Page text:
Anyone who watched the Pirates Of The Caribbean movies probably had fleeting thoughts that they would make a pretty damn good pirate. After all, who doesn’t enjoy being roguishly handsome, wearing retro pirate clothing, and seeking out treasure in exotic locations?
Thus we had multiplayer game Sea Of Thieves, created by legendary studio Rare, go live in December 2016. Sadly, however, although the game clearly had an enormous amount effort poured into the striking, but cartoony visuals, reviews were not exactly favourable. The consensus was that there simply wasn’t much to do in the game, which is not what can be called a glowing recommendation.
But, many years later, and after a veritable boatload of updates, is the game now worth the time?
Excellence In Atmosphere
Before looking at specific content, let’s first give Sea Of Thieves praise where it certainly deserves it; the world and atmosphere. Few games have attempted to capture what makes movie worlds like Pirates Of The Caribbean so downright charming. Namely; the sheer, undeniable feeling of exotic, globetrotting adventure. Sea Of Thieves doesn’t just nail this atmosphere, it takes it to a whole new level.
Setting off on a treasure seeking adventure with some friends, with the sun rising over the exquisitely detailed ocean, only for someone in your team to whip out their accordion and jump into a jaunty sea shanty is pure, giddy delight. Moments later a sea monster may smash into the side of your ship, suddenly throwing the whole mood into a gripping struggle of life and death. You and your team spring into action, manning the cannons and adjusting the sails for battle. Cannon fire thunders, pistol fire chatters, and epic music swells to punctuate the cinematic flare of the encounter.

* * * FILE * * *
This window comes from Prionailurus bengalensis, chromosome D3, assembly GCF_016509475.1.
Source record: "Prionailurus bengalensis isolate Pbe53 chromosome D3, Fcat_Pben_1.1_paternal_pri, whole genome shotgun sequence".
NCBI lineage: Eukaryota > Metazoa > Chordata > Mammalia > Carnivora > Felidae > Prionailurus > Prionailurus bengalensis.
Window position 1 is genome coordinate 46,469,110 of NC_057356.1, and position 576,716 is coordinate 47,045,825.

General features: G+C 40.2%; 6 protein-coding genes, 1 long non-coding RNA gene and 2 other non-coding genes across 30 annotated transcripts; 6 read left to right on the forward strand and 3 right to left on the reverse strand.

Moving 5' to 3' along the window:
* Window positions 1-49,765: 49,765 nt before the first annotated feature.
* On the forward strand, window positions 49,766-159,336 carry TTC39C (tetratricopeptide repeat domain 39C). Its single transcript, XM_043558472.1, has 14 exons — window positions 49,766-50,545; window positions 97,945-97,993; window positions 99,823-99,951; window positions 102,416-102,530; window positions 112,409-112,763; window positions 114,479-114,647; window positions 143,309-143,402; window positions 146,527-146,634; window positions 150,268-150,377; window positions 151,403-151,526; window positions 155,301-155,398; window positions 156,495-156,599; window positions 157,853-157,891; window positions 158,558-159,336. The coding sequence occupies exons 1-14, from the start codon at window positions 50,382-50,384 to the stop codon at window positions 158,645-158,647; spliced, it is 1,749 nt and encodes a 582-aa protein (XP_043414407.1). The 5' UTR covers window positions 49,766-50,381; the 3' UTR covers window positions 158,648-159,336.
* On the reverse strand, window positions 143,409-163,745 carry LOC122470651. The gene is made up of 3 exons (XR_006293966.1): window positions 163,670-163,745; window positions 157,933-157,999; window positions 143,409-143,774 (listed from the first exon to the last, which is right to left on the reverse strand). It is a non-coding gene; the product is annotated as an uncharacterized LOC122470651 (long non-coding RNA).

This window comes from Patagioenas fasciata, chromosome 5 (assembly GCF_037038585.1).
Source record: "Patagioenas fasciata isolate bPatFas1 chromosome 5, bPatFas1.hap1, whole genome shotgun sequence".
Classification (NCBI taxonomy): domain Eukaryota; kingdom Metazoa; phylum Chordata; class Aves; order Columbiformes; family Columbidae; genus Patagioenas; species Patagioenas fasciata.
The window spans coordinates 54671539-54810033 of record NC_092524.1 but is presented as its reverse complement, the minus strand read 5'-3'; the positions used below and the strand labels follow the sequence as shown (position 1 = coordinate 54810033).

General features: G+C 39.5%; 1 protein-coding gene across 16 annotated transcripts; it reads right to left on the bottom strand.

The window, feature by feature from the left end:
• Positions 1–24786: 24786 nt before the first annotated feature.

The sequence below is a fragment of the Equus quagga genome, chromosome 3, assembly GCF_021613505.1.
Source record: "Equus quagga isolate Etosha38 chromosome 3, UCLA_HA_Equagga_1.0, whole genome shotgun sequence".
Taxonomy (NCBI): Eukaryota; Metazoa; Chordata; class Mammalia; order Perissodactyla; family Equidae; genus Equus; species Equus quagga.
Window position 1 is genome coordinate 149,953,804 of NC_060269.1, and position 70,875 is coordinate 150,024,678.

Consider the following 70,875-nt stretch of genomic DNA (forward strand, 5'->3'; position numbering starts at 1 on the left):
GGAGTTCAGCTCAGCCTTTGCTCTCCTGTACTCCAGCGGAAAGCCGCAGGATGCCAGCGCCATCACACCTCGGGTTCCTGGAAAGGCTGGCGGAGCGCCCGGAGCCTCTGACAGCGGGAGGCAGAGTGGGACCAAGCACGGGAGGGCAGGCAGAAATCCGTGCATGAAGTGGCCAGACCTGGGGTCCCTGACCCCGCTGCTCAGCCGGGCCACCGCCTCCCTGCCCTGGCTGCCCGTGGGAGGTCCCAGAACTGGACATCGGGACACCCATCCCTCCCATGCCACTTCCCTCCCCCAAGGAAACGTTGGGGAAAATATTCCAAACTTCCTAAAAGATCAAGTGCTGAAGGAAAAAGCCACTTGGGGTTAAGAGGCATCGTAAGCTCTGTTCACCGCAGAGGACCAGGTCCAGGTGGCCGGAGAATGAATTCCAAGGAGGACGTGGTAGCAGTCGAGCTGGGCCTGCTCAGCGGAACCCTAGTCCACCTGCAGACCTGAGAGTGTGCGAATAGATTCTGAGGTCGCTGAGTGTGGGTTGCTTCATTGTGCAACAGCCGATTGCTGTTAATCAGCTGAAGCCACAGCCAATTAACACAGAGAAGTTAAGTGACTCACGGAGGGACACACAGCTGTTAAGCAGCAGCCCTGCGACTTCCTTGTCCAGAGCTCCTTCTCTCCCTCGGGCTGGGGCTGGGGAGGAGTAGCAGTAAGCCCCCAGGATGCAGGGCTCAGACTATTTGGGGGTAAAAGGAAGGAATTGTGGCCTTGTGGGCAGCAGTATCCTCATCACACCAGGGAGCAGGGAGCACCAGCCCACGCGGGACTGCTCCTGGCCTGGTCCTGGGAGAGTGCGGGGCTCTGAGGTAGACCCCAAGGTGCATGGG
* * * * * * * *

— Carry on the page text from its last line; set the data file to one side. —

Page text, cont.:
Later, as you return to an outpost to sell off sea monster steaks, and the sun now sets below a tropical horizon, you truly do feel as if you have been on a journey. It is, undeniably, extremely immersive and well crafted.
You Make Your Own Fun
So yes, the game can be a breath-taking delight, and if you don’t genuinely feel enchanted by the atmosphere in Sea Of Thieves, your heart is probably made of stone. In terms of content, however, the game may still be light enough to have some still preferring online Bingo. Check to register here, if you feel like Bingo might be more your style.
Content has indeed been added to the game in boatloads, but needless to say, it still doesn’t do the rest of the incredible world much justice. Treasure maps and quests are doled out with aggressive regularity, but the vast majority of these are simple ‘go here, get the thing, sell it for gold, buy cosmetics’ deals. These quests can be fun, but only if you and your team are engaged and along for the ride.
But just a quick disclaimer; if you’re even thinking about tackling the game solo, just forget it. You’ll be bored within an hour or two, basically guaranteed.
Tall Tales, the self-proclaimed ‘cinematic adventures,’ are a touch more interesting than the mundane quests. Though they are also heavily reliant on you and your friends making your own fun. These quests will have you investigating fairly interesting accounts of legendary pirates, and uncovering long lost treasures. But best keep in mind that the story is all mostly delivered via text, pictures in books, and a few cool locations
As far as the globetrotting aspect of piracy goes, the Tall Tales aren’t half bad. If you and your friends lean into it, perhaps do a bit of roleplaying, and face the various puzzles as a team, there is a good, but limited amount of fun to be had.
All in all, Sea Of Thieves is an excellent effort, with a great deal going for it. There is plenty of fun to be had, and an enormous world to explore, all assuming you have a dedicated, fun-loving gang of teammates by your side. There is also plenty of action to engage in, and many jaw dropping experiences to be had.
But the fact of the matter is, even after all this time, Sea Of Thieves still feels a touch empty, and more than a bit light on real, engaging content. It is genuinely frustrating how little there is to do, given how gripping and immersive the rest of the world is.
Hopes are that Rare will keep updating, and eventually have a fully populated, sweeping pirate world that can engage players for months on end.